Rabies

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Basics

Description

Viral infection transmitted by mammals that causes CNS dysfunction
  • Highest case fatality rate of any known infectious disease

Etiology

  • Epidemiology:
    • 35,000–59,000 people die per year worldwide
    • Especially common in Southeast Asia, Philippines, Africa, South America, and Indian subcontinent
    • The U.S. only has 2–3 human cases per year
    • Most clinical cases in the U.S. from foreign travel and bat exposure
    • In the U.S., bats are the most common reservoir (30.9%), followed by raccoons (29.4%), skunks (24.8%), foxes (5.9%), cats (4.4%), cattle (1.5%), and dogs (1.2%)
    • Worldwide, dog bites are most common vector
    • Squirrels, rats, mice, hamsters, guinea pigs, gerbils, chipmunks, and rabbits can also be infected but there has never been a reported case of human transmission
    • Few rabies cases have been reported in transplant patients
  • Pathophysiology:
    • Negative-stranded RNA virus, family Rhabdoviridae, genus Lyssavirus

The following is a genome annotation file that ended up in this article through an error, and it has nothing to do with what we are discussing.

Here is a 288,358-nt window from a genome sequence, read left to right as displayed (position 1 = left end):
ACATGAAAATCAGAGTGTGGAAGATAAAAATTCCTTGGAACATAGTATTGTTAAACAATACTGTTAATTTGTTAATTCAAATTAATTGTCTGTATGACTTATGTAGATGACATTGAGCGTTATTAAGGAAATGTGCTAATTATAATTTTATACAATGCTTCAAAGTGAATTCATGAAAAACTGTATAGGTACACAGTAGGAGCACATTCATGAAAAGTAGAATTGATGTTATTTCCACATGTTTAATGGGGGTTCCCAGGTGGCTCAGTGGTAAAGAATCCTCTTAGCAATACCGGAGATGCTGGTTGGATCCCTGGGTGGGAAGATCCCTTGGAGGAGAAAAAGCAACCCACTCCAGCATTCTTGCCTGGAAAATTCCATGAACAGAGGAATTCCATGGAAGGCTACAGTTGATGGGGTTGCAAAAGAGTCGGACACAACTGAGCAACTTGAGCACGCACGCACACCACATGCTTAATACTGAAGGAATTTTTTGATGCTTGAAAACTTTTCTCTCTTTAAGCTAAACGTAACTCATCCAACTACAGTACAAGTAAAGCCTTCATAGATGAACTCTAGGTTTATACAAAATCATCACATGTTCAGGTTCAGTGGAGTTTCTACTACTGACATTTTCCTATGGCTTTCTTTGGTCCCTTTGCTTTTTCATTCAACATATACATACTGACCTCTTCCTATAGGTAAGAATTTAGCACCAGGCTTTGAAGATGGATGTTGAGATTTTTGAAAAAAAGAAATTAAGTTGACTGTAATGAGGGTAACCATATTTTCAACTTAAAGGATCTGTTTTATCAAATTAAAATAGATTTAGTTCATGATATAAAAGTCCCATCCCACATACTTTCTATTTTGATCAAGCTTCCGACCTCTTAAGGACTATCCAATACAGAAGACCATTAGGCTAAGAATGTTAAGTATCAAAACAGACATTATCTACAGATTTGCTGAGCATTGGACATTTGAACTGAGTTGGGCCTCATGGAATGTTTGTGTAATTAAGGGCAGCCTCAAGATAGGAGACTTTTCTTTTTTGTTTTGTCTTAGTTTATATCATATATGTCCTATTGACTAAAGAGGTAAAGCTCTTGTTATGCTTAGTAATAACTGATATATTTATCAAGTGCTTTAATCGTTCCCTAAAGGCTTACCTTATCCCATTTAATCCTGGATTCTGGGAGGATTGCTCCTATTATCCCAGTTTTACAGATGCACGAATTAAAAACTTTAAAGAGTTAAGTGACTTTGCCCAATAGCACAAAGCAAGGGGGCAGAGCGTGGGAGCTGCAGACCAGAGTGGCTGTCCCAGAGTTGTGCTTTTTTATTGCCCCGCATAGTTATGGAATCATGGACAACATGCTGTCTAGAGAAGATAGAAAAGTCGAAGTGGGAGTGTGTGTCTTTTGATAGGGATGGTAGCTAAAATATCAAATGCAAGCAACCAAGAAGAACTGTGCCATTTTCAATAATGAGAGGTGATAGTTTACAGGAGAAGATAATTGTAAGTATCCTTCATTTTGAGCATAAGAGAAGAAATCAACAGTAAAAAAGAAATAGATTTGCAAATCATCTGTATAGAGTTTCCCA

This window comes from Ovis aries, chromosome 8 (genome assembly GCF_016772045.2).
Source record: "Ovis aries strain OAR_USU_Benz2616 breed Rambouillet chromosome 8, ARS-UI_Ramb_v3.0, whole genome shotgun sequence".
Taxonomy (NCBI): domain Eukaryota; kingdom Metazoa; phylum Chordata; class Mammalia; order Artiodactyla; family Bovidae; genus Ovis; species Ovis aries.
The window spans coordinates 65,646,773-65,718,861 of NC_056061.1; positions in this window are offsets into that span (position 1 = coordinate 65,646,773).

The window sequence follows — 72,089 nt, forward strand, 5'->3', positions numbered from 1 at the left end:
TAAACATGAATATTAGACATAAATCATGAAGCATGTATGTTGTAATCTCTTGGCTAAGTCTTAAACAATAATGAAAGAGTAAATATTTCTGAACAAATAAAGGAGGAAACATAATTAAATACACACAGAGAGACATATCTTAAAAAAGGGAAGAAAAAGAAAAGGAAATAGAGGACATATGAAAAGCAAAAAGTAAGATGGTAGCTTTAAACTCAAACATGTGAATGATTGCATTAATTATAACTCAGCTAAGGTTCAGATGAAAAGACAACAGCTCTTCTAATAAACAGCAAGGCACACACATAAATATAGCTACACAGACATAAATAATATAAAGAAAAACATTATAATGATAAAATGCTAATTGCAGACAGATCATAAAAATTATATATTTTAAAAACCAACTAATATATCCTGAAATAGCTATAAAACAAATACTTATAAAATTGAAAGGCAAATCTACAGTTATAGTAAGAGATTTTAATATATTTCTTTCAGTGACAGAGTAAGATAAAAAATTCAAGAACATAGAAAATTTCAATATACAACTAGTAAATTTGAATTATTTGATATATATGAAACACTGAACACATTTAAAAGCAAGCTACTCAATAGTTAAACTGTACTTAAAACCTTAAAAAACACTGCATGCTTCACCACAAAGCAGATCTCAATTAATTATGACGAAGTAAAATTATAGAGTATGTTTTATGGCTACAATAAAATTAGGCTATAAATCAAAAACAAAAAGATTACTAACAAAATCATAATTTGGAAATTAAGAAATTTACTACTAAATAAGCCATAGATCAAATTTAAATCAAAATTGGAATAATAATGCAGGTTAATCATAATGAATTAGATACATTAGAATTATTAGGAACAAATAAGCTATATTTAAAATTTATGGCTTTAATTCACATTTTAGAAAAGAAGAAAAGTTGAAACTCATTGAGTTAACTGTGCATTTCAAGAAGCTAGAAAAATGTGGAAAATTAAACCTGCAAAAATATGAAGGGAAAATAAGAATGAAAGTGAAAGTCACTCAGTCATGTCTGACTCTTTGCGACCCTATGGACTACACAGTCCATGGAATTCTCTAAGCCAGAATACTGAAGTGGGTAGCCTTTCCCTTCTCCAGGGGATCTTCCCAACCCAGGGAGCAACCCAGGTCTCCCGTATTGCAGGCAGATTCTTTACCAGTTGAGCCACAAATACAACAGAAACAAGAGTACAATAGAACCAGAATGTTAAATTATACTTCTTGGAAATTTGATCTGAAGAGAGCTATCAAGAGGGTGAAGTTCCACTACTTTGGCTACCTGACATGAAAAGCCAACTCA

• Progression of infection:
      • Virus multiplies in local tissue
      • Virus enters peripheral nerves and travels to the CNS
      • Once in the CNS, rapid replication and dissemination causes neuronal dysfunction
      • The virus then spreads back out along peripheral nerves to salivary glands, skin, cornea, and other organs

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Basics

Description

Viral infection transmitted by mammals that causes CNS dysfunction
  • Highest case fatality rate of any known infectious disease

Etiology

  • Epidemiology:
    • 35,000–59,000 people die per year worldwide
    • Especially common in Southeast Asia, Philippines, Africa, South America, and Indian subcontinent
    • The U.S. only has 2–3 human cases per year
    • Most clinical cases in the U.S. from foreign travel and bat exposure
    • In the U.S., bats are the most common reservoir (30.9%), followed by raccoons (29.4%), skunks (24.8%), foxes (5.9%), cats (4.4%), cattle (1.5%), and dogs (1.2%)
    • Worldwide, dog bites are most common vector
    • Squirrels, rats, mice, hamsters, guinea pigs, gerbils, chipmunks, and rabbits can also be infected but there has never been a reported case of human transmission
    • Few rabies cases have been reported in transplant patients
  • Pathophysiology:
    • Negative-stranded RNA virus, family Rhabdoviridae, genus Lyssavirus
    • Progression of infection:
      • Virus multiplies in local tissue
      • Virus enters peripheral nerves and travels to the CNS
      • Once in the CNS, rapid replication and dissemination causes neuronal dysfunction
      • The virus then spreads back out along peripheral nerves to salivary glands, skin, cornea, and other organs

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